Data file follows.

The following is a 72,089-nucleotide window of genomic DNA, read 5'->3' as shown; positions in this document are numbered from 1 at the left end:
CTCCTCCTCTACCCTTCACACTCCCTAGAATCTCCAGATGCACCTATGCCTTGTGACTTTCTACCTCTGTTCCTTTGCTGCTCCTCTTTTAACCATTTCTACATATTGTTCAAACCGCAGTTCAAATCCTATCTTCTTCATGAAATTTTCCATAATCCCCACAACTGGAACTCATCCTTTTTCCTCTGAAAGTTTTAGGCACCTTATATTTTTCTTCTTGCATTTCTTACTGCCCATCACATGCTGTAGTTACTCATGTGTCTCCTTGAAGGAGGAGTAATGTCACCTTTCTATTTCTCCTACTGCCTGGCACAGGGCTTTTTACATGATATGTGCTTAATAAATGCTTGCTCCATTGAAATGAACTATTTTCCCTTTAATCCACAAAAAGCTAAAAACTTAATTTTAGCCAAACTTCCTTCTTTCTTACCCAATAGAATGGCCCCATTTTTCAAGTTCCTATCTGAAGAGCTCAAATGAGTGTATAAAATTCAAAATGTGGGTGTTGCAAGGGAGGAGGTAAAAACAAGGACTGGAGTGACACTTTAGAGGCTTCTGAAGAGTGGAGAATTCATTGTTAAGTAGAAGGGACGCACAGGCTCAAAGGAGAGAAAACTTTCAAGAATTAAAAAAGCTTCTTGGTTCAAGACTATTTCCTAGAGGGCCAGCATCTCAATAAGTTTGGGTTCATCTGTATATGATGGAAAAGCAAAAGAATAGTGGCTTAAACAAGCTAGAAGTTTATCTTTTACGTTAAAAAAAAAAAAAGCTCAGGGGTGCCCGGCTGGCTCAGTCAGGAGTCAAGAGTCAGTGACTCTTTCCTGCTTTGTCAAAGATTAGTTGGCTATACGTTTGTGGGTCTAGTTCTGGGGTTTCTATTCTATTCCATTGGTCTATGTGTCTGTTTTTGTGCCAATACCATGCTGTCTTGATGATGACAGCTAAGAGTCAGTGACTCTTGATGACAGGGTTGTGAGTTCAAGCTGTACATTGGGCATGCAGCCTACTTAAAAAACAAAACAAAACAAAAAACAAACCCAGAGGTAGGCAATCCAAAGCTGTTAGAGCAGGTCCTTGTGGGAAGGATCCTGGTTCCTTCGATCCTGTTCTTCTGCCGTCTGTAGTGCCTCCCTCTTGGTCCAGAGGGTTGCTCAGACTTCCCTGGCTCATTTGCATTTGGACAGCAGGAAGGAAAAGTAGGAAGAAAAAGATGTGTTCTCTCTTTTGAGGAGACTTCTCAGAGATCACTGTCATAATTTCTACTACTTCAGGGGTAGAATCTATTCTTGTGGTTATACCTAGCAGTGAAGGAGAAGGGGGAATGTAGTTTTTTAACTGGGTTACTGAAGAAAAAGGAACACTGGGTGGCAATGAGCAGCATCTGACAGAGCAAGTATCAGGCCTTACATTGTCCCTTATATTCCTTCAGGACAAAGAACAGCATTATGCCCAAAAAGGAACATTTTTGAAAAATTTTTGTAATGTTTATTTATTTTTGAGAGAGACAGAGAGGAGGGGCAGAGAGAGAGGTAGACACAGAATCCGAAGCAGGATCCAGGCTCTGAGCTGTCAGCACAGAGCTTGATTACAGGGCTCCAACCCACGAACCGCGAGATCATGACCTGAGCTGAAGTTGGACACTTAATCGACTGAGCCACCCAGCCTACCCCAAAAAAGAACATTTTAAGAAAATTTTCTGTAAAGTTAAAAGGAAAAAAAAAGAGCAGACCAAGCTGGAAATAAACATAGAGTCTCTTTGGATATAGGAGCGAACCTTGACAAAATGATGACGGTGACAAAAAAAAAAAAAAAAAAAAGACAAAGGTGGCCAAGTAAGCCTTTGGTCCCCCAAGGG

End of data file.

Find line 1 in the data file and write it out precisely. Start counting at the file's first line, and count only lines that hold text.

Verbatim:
The following is a 72,089-nucleotide window of genomic DNA, read 5'->3' as shown; positions in this document are numbered from 1 at the left end: